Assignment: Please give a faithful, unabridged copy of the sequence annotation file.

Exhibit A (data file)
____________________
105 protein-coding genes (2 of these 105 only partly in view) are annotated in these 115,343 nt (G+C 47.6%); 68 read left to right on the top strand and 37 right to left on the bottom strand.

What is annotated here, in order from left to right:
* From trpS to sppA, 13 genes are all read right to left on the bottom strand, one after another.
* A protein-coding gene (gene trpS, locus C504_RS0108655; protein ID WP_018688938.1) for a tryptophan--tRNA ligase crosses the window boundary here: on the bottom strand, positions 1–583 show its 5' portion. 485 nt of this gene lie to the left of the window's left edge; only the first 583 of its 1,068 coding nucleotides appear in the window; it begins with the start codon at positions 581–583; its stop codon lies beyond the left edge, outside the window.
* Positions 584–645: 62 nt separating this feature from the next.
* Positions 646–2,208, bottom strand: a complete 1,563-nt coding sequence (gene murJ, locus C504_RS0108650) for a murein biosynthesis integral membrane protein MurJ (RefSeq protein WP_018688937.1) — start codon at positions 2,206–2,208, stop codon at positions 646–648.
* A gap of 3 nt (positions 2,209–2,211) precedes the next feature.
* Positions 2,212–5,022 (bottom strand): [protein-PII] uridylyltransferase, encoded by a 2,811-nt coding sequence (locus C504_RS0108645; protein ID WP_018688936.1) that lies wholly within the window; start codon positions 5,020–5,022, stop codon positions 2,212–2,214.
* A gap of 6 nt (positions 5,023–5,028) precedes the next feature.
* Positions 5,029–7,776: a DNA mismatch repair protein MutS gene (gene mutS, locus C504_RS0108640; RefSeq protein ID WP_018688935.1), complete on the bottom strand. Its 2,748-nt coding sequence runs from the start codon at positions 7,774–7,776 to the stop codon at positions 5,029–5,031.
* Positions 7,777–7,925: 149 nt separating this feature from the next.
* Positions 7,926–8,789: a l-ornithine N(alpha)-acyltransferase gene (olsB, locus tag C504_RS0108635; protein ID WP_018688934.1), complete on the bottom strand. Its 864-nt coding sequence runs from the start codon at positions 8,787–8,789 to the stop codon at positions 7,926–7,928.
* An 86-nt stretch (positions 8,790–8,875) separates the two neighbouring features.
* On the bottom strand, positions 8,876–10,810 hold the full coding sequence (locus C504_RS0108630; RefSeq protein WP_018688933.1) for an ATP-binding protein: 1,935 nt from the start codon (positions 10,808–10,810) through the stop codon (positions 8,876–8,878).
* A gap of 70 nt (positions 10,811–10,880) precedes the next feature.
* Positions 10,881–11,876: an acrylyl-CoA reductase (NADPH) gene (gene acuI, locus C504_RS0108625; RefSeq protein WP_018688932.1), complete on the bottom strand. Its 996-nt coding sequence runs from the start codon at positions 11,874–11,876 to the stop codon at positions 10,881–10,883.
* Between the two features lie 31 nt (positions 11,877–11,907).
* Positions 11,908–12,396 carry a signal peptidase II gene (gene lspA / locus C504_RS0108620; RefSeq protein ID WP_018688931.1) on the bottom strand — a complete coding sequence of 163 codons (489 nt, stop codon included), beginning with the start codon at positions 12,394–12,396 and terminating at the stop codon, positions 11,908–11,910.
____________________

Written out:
105 protein-coding genes (2 of these 105 only partly in view) are annotated in these 115,343 nt (G+C 47.6%); 68 read left to right on the top strand and 37 right to left on the bottom strand.

What is annotated here, in order from left to right:
* From trpS to sppA, 13 genes are all read right to left on the bottom strand, one after another.
* A protein-coding gene (gene trpS, locus C504_RS0108655; protein ID WP_018688938.1) for a tryptophan--tRNA ligase crosses the window boundary here: on the bottom strand, positions 1–583 show its 5' portion. 485 nt of this gene lie to the left of the window's left edge; only the first 583 of its 1,068 coding nucleotides appear in the window; it begins with the start codon at positions 581–583; its stop codon lies beyond the left edge, outside the window.
* Positions 584–645: 62 nt separating this feature from the next.
* Positions 646–2,208, bottom strand: a complete 1,563-nt coding sequence (gene murJ, locus C504_RS0108650) for a murein biosynthesis integral membrane protein MurJ (RefSeq protein WP_018688937.1) — start codon at positions 2,206–2,208, stop codon at positions 646–648.
* A gap of 3 nt (positions 2,209–2,211) precedes the next feature.
* Positions 2,212–5,022 (bottom strand): [protein-PII] uridylyltransferase, encoded by a 2,811-nt coding sequence (locus C504_RS0108645; protein ID WP_018688936.1) that lies wholly within the window; start codon positions 5,020–5,022, stop codon positions 2,212–2,214.
* A gap of 6 nt (positions 5,023–5,028) precedes the next feature.
* Positions 5,029–7,776: a DNA mismatch repair protein MutS gene (gene mutS, locus C504_RS0108640; RefSeq protein ID WP_018688935.1), complete on the bottom strand. Its 2,748-nt coding sequence runs from the start codon at positions 7,774–7,776 to the stop codon at positions 5,029–5,031.
* Positions 7,777–7,925: 149 nt separating this feature from the next.
* Positions 7,926–8,789: a l-ornithine N(alpha)-acyltransferase gene (olsB, locus tag C504_RS0108635; protein ID WP_018688934.1), complete on the bottom strand. Its 864-nt coding sequence runs from the start codon at positions 8,787–8,789 to the stop codon at positions 7,926–7,928.
* An 86-nt stretch (positions 8,790–8,875) separates the two neighbouring features.
* On the bottom strand, positions 8,876–10,810 hold the full coding sequence (locus C504_RS0108630; RefSeq protein WP_018688933.1) for an ATP-binding protein: 1,935 nt from the start codon (positions 10,808–10,810) through the stop codon (positions 8,876–8,878).
* A gap of 70 nt (positions 10,811–10,880) precedes the next feature.
* Positions 10,881–11,876: an acrylyl-CoA reductase (NADPH) gene (gene acuI, locus C504_RS0108625; RefSeq protein WP_018688932.1), complete on the bottom strand. Its 996-nt coding sequence runs from the start codon at positions 11,874–11,876 to the stop codon at positions 10,881–10,883.
* Between the two features lie 31 nt (positions 11,877–11,907).
* Positions 11,908–12,396 carry a signal peptidase II gene (gene lspA / locus C504_RS0108620; RefSeq protein ID WP_018688931.1) on the bottom strand — a complete coding sequence of 163 codons (489 nt, stop codon included), beginning with the start codon at positions 12,394–12,396 and terminating at the stop codon, positions 11,908–11,910.